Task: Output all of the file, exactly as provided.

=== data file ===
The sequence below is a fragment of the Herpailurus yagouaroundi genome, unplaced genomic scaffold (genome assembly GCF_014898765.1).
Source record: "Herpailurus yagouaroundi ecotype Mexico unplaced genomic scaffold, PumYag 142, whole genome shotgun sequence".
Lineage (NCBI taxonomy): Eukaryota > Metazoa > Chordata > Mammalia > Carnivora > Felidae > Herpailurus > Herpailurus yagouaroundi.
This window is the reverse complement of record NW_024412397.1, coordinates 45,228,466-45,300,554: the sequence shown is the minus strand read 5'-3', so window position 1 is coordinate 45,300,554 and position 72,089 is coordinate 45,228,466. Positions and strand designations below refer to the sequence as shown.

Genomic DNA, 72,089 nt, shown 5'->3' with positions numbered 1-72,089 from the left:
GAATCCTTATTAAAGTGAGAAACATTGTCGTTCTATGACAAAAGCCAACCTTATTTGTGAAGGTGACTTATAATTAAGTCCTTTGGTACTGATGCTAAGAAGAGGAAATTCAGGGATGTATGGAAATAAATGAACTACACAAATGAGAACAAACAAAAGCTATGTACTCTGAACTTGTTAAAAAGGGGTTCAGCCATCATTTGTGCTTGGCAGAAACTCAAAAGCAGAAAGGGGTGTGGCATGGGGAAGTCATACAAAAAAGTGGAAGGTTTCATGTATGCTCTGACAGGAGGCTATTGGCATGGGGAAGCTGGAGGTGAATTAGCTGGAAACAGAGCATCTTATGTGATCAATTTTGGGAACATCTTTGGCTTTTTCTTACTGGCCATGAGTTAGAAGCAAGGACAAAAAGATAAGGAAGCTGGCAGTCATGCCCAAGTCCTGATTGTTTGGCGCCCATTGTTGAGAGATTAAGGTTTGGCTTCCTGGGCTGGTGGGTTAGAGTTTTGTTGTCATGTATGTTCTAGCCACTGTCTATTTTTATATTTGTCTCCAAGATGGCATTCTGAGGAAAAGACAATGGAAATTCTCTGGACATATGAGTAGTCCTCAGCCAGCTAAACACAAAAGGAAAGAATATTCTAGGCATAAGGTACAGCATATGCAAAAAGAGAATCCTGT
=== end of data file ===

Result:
The sequence below is a fragment of the Herpailurus yagouaroundi genome, unplaced genomic scaffold (genome assembly GCF_014898765.1).
Source record: "Herpailurus yagouaroundi ecotype Mexico unplaced genomic scaffold, PumYag 142, whole genome shotgun sequence".
Lineage (NCBI taxonomy): Eukaryota > Metazoa > Chordata > Mammalia > Carnivora > Felidae > Herpailurus > Herpailurus yagouaroundi.
This window is the reverse complement of record NW_024412397.1, coordinates 45,228,466-45,300,554: the sequence shown is the minus strand read 5'-3', so window position 1 is coordinate 45,300,554 and position 72,089 is coordinate 45,228,466. Positions and strand designations below refer to the sequence as shown.

Genomic DNA, 72,089 nt, shown 5'->3' with positions numbered 1-72,089 from the left:
GAATCCTTATTAAAGTGAGAAACATTGTCGTTCTATGACAAAAGCCAACCTTATTTGTGAAGGTGACTTATAATTAAGTCCTTTGGTACTGATGCTAAGAAGAGGAAATTCAGGGATGTATGGAAATAAATGAACTACACAAATGAGAACAAACAAAAGCTATGTACTCTGAACTTGTTAAAAAGGGGTTCAGCCATCATTTGTGCTTGGCAGAAACTCAAAAGCAGAAAGGGGTGTGGCATGGGGAAGTCATACAAAAAAGTGGAAGGTTTCATGTATGCTCTGACAGGAGGCTATTGGCATGGGGAAGCTGGAGGTGAATTAGCTGGAAACAGAGCATCTTATGTGATCAATTTTGGGAACATCTTTGGCTTTTTCTTACTGGCCATGAGTTAGAAGCAAGGACAAAAAGATAAGGAAGCTGGCAGTCATGCCCAAGTCCTGATTGTTTGGCGCCCATTGTTGAGAGATTAAGGTTTGGCTTCCTGGGCTGGTGGGTTAGAGTTTTGTTGTCATGTATGTTCTAGCCACTGTCTATTTTTATATTTGTCTCCAAGATGGCATTCTGAGGAAAAGACAATGGAAATTCTCTGGACATATGAGTAGTCCTCAGCCAGCTAAACACAAAAGGAAAGAATATTCTAGGCATAAGGTACAGCATATGCAAAAAGAGAATCCTGT